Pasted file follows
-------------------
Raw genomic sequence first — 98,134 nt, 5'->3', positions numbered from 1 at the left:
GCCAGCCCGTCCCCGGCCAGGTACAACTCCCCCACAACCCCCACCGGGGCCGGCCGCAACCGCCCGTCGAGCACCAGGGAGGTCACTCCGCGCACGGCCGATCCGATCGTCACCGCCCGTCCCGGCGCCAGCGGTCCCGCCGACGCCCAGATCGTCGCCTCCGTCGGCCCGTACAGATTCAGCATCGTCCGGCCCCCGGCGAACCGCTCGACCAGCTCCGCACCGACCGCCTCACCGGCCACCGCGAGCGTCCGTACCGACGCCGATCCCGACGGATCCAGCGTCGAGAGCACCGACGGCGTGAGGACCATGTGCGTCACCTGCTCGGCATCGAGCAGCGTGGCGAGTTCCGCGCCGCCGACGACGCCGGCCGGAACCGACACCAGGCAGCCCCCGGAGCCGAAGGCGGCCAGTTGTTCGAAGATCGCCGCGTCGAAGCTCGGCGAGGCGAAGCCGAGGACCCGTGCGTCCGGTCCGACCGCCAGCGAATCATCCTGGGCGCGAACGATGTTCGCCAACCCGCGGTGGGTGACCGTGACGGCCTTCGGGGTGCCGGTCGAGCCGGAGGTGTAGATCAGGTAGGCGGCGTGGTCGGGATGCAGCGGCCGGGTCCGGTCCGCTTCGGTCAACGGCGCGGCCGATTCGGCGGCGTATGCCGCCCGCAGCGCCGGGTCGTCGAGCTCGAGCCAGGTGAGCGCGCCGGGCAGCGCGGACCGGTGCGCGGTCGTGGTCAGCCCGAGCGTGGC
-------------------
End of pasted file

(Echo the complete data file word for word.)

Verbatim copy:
Raw genomic sequence first — 98,134 nt, 5'->3', positions numbered from 1 at the left:
GCCAGCCCGTCCCCGGCCAGGTACAACTCCCCCACAACCCCCACCGGGGCCGGCCGCAACCGCCCGTCGAGCACCAGGGAGGTCACTCCGCGCACGGCCGATCCGATCGTCACCGCCCGTCCCGGCGCCAGCGGTCCCGCCGACGCCCAGATCGTCGCCTCCGTCGGCCCGTACAGATTCAGCATCGTCCGGCCCCCGGCGAACCGCTCGACCAGCTCCGCACCGACCGCCTCACCGGCCACCGCGAGCGTCCGTACCGACGCCGATCCCGACGGATCCAGCGTCGAGAGCACCGACGGCGTGAGGACCATGTGCGTCACCTGCTCGGCATCGAGCAGCGTGGCGAGTTCCGCGCCGCCGACGACGCCGGCCGGAACCGACACCAGGCAGCCCCCGGAGCCGAAGGCGGCCAGTTGTTCGAAGATCGCCGCGTCGAAGCTCGGCGAGGCGAAGCCGAGGACCCGTGCGTCCGGTCCGACCGCCAGCGAATCATCCTGGGCGCGAACGATGTTCGCCAACCCGCGGTGGGTGACCGTGACGGCCTTCGGGGTGCCGGTCGAGCCGGAGGTGTAGATCAGGTAGGCGGCGTGGTCGGGATGCAGCGGCCGGGTCCGGTCCGCTTCGGTCAACGGCGCGGCCGATTCGGCGGCGTATGCCGCCCGCAGCGCCGGGTCGTCGAGCTCGAGCCAGGTGAGCGCGCCGGGCAGCGCGGACCGGTGCGCGGTCGTGGTCAGCCCGAGCGTGGC